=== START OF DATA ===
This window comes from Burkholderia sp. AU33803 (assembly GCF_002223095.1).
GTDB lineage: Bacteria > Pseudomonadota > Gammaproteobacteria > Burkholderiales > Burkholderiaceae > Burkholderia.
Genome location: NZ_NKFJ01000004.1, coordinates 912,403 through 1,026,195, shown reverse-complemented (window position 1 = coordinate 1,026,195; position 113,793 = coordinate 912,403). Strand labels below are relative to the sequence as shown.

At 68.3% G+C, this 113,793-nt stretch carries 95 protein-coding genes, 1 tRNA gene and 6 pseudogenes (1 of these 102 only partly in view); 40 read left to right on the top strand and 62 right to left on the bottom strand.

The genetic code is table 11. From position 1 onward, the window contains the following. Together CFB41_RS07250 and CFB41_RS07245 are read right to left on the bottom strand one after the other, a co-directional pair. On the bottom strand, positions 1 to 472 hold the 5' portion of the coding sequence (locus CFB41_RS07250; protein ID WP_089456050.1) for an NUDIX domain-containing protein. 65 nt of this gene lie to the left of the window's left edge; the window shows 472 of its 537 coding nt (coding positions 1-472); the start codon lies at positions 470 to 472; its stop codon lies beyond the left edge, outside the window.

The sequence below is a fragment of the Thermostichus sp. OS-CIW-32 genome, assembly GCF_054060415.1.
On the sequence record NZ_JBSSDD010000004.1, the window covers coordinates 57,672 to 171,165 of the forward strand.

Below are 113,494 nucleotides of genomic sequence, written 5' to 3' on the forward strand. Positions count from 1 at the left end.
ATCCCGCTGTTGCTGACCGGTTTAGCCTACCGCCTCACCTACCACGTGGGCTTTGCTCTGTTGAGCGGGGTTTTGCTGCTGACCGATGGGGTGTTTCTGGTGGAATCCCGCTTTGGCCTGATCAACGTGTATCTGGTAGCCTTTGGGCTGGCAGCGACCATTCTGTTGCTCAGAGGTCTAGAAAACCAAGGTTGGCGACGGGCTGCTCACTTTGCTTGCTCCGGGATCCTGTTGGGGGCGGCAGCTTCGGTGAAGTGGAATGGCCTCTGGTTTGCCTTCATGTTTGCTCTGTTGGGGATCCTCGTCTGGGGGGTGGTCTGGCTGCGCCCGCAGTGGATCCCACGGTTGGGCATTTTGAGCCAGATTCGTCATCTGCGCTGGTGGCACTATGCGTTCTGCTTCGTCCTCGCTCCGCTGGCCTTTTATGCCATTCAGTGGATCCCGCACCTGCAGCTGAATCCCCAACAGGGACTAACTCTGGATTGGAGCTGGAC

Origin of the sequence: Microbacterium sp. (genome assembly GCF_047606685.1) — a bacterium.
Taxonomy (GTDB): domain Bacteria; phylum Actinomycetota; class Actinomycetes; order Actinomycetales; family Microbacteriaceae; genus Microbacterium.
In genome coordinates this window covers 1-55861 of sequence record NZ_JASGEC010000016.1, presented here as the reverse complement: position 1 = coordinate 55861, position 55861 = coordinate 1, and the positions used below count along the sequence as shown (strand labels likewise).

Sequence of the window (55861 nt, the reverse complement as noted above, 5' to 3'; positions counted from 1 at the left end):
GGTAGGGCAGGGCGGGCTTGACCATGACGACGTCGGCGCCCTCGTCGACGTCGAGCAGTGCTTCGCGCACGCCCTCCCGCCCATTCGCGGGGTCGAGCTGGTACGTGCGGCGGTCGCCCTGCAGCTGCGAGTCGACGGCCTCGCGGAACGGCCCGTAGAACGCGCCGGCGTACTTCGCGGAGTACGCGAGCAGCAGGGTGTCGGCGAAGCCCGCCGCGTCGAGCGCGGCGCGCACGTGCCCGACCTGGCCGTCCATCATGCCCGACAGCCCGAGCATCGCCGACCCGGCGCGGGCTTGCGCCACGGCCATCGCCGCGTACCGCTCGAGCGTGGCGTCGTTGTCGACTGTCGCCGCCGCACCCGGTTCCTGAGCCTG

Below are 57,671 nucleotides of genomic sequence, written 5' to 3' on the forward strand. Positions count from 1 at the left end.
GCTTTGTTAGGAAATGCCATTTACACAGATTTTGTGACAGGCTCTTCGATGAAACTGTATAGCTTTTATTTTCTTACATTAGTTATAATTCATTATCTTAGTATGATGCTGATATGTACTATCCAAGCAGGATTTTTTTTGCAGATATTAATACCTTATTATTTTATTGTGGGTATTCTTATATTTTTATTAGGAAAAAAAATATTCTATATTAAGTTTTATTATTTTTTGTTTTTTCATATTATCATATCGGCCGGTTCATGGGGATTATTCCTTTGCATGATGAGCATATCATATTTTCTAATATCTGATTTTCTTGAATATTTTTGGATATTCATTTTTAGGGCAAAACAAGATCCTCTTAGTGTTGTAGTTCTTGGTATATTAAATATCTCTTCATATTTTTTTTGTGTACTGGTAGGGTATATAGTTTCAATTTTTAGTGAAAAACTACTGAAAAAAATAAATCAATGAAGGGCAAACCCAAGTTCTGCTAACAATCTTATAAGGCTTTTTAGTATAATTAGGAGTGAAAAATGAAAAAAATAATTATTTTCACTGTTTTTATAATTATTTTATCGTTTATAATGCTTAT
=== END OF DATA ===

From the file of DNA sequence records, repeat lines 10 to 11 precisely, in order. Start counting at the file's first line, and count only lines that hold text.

Origin of the sequence: Microbacterium sp. (genome assembly GCF_047606685.1) — a bacterium.
Taxonomy (GTDB): domain Bacteria; phylum Actinomycetota; class Actinomycetes; order Actinomycetales; family Microbacteriaceae; genus Microbacterium.